My career options are now limited not by my abilities and interests, but my physical capabilities. Anything without stable pay, job security, and no travel is out. Anything that involves standing or any sort of physical labor is out. Anything that involves a ton of schooling or extensive testing (yes, I’m talking about the Bar) is out.
I’ve been dealing with POTS for about 9 months now, and this time has mostly been spent in mourning for the life I could’ve had, adjusting to this new situation, and learning about this condition and how it affects me. Now, I’m trying to rebuild the pieces of my life that have fallen apart with POTS. I’m hanging out with my friends and helping them understand how our relationship will be different; I’m working towards a degree in Communications, even if it will take me a few more years than expected; I’m finding extra-circulars that I can manage (thank you, Eagle, for having student bloggers!); I’ll be attending a job fair hosted by Disability Services in a few weeks to try and find an internship that will work for me.
Each day I live with POTS, I learn something new about myself, the people around me, and the world as a whole. I have realized how kind people can be, and reversely, how insensitive they can be. I’ve started to see how hard it is to live in a non-disability friendly world for people with disabilities. As for what I learned about myself, well, I’ve learned that a POTS downswing can be the perfect time to learn the lyrics to the Fresh Prince theme song—a skill I now show off to all my friends. I’ve learned how to pass the time when I’m stuck in bed all day, and I now have excellent taste in television—something I’ll be sure to talk about in this blog.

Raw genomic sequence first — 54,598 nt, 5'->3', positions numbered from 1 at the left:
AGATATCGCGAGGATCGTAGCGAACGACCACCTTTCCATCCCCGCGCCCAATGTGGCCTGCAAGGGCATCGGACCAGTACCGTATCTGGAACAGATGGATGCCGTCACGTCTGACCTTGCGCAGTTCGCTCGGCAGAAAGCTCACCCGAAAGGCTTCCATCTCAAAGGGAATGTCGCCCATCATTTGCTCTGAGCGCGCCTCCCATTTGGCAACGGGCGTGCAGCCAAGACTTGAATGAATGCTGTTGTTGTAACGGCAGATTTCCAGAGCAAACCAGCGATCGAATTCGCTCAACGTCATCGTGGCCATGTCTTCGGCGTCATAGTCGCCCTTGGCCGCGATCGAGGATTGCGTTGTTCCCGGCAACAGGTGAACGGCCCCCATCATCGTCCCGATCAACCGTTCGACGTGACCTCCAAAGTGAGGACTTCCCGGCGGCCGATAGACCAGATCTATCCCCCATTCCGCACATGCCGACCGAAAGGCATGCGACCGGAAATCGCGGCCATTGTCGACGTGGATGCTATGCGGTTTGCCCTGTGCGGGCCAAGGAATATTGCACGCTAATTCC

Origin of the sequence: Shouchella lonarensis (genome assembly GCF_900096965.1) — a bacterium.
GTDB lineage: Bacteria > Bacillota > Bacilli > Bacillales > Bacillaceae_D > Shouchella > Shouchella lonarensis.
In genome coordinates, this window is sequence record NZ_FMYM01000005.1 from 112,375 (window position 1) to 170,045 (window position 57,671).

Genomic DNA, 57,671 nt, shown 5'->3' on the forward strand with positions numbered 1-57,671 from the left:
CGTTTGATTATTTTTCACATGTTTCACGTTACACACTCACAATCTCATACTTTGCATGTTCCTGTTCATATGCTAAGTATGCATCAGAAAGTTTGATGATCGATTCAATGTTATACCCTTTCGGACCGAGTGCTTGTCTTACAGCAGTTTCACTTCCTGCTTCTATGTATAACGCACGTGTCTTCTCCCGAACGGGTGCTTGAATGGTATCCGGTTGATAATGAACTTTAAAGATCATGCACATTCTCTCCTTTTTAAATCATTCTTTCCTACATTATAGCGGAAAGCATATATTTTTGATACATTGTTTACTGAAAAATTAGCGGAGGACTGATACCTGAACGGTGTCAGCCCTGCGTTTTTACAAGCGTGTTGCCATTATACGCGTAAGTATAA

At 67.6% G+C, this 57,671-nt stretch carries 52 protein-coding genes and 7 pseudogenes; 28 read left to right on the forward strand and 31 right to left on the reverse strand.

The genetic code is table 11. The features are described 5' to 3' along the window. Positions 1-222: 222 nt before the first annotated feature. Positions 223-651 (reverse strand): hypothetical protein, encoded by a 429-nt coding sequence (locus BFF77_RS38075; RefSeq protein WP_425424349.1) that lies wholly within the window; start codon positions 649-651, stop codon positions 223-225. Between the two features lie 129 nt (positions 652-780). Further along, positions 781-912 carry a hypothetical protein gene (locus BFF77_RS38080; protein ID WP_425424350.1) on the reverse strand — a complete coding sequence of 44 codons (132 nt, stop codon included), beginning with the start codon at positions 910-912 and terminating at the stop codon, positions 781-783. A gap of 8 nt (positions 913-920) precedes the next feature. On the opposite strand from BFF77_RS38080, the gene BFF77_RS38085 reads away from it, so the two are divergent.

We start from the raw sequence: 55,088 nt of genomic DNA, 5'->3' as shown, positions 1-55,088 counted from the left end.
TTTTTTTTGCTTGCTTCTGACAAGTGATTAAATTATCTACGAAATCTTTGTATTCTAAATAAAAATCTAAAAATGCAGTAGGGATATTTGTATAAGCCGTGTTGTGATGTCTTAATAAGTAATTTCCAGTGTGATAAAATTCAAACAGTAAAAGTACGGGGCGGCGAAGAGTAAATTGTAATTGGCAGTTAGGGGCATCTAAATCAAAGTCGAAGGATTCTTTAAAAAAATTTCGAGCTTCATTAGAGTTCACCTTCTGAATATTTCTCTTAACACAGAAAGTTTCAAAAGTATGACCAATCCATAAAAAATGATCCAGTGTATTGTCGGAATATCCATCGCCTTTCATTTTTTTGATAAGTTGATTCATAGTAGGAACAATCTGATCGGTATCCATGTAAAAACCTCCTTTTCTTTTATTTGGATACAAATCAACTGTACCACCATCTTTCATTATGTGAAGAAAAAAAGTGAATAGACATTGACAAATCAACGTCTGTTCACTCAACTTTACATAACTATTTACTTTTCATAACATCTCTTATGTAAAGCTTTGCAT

I hope for this blog to be a way for me to document my struggles, triumphs, thoughts, and—of course—TV recommendations as I continue my journey with POTS, reworking my identity and figuring out where to go from here.
Posted in People to People